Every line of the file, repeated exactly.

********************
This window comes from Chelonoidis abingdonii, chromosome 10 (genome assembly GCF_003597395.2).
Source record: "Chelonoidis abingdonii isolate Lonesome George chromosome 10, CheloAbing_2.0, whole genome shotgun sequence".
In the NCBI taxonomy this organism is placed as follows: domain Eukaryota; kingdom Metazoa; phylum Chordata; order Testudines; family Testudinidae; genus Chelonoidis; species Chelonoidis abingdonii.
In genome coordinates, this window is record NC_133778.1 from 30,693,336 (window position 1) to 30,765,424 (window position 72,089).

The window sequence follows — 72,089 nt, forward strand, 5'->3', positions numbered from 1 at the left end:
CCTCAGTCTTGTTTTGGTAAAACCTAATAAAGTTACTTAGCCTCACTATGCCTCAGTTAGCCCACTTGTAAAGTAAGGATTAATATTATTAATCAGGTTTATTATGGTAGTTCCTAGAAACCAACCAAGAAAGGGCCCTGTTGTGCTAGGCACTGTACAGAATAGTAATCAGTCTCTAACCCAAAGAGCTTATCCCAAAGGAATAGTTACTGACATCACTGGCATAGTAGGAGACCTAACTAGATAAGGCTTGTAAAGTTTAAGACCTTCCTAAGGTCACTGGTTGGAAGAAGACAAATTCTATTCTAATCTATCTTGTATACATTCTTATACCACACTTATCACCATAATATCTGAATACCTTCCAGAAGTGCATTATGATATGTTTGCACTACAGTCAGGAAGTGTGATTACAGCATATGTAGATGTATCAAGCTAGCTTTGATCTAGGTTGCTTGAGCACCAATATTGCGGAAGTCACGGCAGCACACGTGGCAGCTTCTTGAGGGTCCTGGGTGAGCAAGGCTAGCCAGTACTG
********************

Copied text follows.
This window comes from Chelonoidis abingdonii, chromosome 10 (genome assembly GCF_003597395.2).
Source record: "Chelonoidis abingdonii isolate Lonesome George chromosome 10, CheloAbing_2.0, whole genome shotgun sequence".
In the NCBI taxonomy this organism is placed as follows: domain Eukaryota; kingdom Metazoa; phylum Chordata; order Testudines; family Testudinidae; genus Chelonoidis; species Chelonoidis abingdonii.
In genome coordinates, this window is record NC_133778.1 from 30,693,336 (window position 1) to 30,765,424 (window position 72,089).

The window sequence follows — 72,089 nt, forward strand, 5'->3', positions numbered from 1 at the left end:
CCTCAGTCTTGTTTTGGTAAAACCTAATAAAGTTACTTAGCCTCACTATGCCTCAGTTAGCCCACTTGTAAAGTAAGGATTAATATTATTAATCAGGTTTATTATGGTAGTTCCTAGAAACCAACCAAGAAAGGGCCCTGTTGTGCTAGGCACTGTACAGAATAGTAATCAGTCTCTAACCCAAAGAGCTTATCCCAAAGGAATAGTTACTGACATCACTGGCATAGTAGGAGACCTAACTAGATAAGGCTTGTAAAGTTTAAGACCTTCCTAAGGTCACTGGTTGGAAGAAGACAAATTCTATTCTAATCTATCTTGTATACATTCTTATACCACACTTATCACCATAATATCTGAATACCTTCCAGAAGTGCATTATGATATGTTTGCACTACAGTCAGGAAGTGTGATTACAGCATATGTAGATGTATCAAGCTAGCTTTGATCTAGGTTGCTTGAGCACCAATATTGCGGAAGTCACGGCAGCACACGTGGCAGCTTCTTGAGGGTCCTGGGTGAGCAAGGCTAGCCAGTACTG